By Hillel Aron
By Joseph Tsidulko
By Patrick Range McDonald
By David Futch
By Hillel Aron
By Dennis Romero
By Jill Stewart
By Dennis Romero
Sometime during Reagan‘s second term, Brad Ellis and I toured the Bingo Building, the former Pabst Blue Ribbon brewery on North Main whose steamless smokestack had been decorated with uppercase letters B, I, N, G and O, in that order, top to bottom. We were considering leasing the ground floor -- 6,000 square feet of dank, semisubterranean arcades with a few ancient electrical fixtures but little in the way of gas and water hookups -- for $400 a month. Even though our violation of the cobwebs and fermenting catacombs released smells similar to those smellable only in the caverns of Hannibal, Missouri, we decided not to rent the place. Because we couldn’t afford it. Couldn‘t afford the time to fix it up. So we passed; as a result, today we’re neither hip nor rheumatoidally arthritic (except for Brad, come to think of it, who does live in a hipster-style loft downtown and has chronic back pain).
Now the Bingo Building is part of the Brewery, a.k.a. ”the world‘s largest artist colony,“ home to over 400 ”painters, sculptors, photographers, designers, performers and creative professionals.“ Over the weekend, a friend and I went to an open-studio tour there, and as we roved from room to room, I noticed that a lot of the artists had gone out of their way to provide the tourists with background music. As a lover of music, I wondered why someone would want to do that. ”Was it an oversight? Did they forget to turn it off?“ I asked my friend, who used to be my girlfriend before I started asking her stuff like this, and she was of the opinion that it was not an oversight, that the artists were playing music on purpose. I agreed that they were probably doing it on purpose. But what was the purpose?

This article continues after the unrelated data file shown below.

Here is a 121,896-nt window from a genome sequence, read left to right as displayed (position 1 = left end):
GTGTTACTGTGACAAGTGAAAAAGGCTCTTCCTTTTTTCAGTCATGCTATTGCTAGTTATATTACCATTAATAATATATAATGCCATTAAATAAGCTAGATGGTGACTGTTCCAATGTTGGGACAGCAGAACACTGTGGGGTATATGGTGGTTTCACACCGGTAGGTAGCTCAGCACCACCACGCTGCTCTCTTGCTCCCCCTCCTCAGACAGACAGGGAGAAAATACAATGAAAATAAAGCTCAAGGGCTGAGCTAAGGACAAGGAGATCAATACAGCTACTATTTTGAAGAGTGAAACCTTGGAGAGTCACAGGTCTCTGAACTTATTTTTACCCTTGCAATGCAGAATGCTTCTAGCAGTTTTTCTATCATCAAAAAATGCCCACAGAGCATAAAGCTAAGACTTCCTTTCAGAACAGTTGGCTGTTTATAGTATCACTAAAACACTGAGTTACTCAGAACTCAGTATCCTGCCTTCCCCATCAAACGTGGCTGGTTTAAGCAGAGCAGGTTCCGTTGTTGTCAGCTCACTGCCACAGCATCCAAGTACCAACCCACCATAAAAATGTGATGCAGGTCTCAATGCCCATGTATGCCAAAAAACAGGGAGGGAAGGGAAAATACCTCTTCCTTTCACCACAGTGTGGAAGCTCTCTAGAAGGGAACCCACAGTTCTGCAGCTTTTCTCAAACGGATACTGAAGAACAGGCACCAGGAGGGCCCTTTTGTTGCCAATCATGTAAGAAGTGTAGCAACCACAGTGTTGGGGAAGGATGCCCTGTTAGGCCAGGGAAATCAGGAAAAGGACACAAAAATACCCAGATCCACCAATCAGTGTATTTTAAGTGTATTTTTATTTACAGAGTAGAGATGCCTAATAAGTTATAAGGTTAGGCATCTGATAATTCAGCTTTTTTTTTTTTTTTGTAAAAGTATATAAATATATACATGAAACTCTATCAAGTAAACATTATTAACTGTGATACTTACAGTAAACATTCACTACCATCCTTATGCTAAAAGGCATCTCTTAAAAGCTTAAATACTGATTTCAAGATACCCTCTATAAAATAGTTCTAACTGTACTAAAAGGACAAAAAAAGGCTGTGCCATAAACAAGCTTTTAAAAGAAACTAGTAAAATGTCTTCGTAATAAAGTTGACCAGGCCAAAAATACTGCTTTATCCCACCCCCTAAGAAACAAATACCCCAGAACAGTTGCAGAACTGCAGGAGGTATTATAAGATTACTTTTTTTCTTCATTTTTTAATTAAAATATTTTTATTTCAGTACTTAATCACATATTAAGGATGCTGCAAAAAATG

Suppose you’re making visual art that you consider to be fine. And then you invite a herd of strangers into your studio to look at it. This qualifies as an exhibit, yes? This is you showing us your chops-in-progress. Showing us the direction, at least, in which you‘ve stepped outside your culture to create your own visual language through which we, the herd, might look back inside. Why bring Britney Spears and the Sex Pistols into it? Have you created objects that can be properly realized only when embellished by the Dead Backstreet Kennedy Boys or Toad the Wet Amadeus Manilow?
The Brewery has all sorts of interesting artwork going on, as well as its share of helpless hipsters flaunting the fruits of their trust accounts. But good or bad, it’s hard to look at art as art when it comes with the same soundtrack as a Hollywood Boulevard boomboxT-shirt shop.
One of the few things art galleries still have going for them is that they don‘t play Muzak unless it’s supposed to be part of the art. Playing unrelated Welcome-to-Ralphs-Enjoy-Your-Shopping-Don‘t-Mind-Me-I’ll-Just-Be-Here-Hypnotizing-You-in-the-Background Muzak (and that‘s Punk Muzak, Hip-Hop Muzak, Bluegrass Muzak, Classical Muzak . . . it all becomes Muzak in context) dulls the artwork down to the level of, well . . . Artzak.
I’m overreacting, I know (see ”used to be my girlfriend,“ above). It was an open-studio tour -- some of the artists probably just wanted to listen to music to keep from hearing what people were saying about their work. My point is that it‘s very important to know which kinds of music to select to ruin which kinds of artwork. To that end, I offer three brief-yet-hollow suggestions:
Neo-Dada Trustaccountism: Download a MIDI file of the Sex Pistols’ seminal ”Anarchy in the U.K.,“ courtesty of the PunkSka MIDI Archive (http:freehosting1.at.webjump.com165860792pupunkmidi-webjumpmidisexpistols_anarchyintheuk.mid); a QuickTime movie of the Backstreet Boys doing something for MTV (http:dl1.lga2.mtvn.commtvvideoclipsbbackstreet.boystop5.mov); and a (static) JPEG of Jeff Koons‘ stainless-steel Rabbit (1986) from some GeoCities site that spews ghastly fuggin GeoCities pop-ups (www.geocities.comSoHoExhibit9929koonsrabbit_grey.jpg). Open all three in your registered QuickTime Player, set the video to Loop and select Play All Movies, thereby offsetting your non-art with non-music.
French Impressionism: Employing the same complex download-and-open technique as used by the Neo-Dada Trustaccountists, stare at a low-resolution JPEG of Monet’s Palazzo da Mula (www.i-galleries.comimagespalazzo_da_mula_venice.jpg) while listening to a MIDI file of Rick Nelson‘s ”Garden Party“ (http:ctbuyers.comdissoundsgardenparty.mid), thereby offsetting transitory effects of light with a sonic mint julep.
CalArts Text-Based Baroque Minimalist Ash-Can Punk Trisexualism: Similarly, mix a JPEG of Douglas Huebler’s Variable Piece 56 (1971) (www.muzeumsztuki.lodz.plimagesdouglas_hu_1971.jpg) with one Alice in Limp Pearl Korn Bizkits Jam and Temple Chains MIDI file (http:blamo.simplenet.commidinirvanainbloom.mid), thereby offsetting wildly reduced forms and strict, systematic urban compositions with the never-ending pursuit of perpetual high-schoolism.#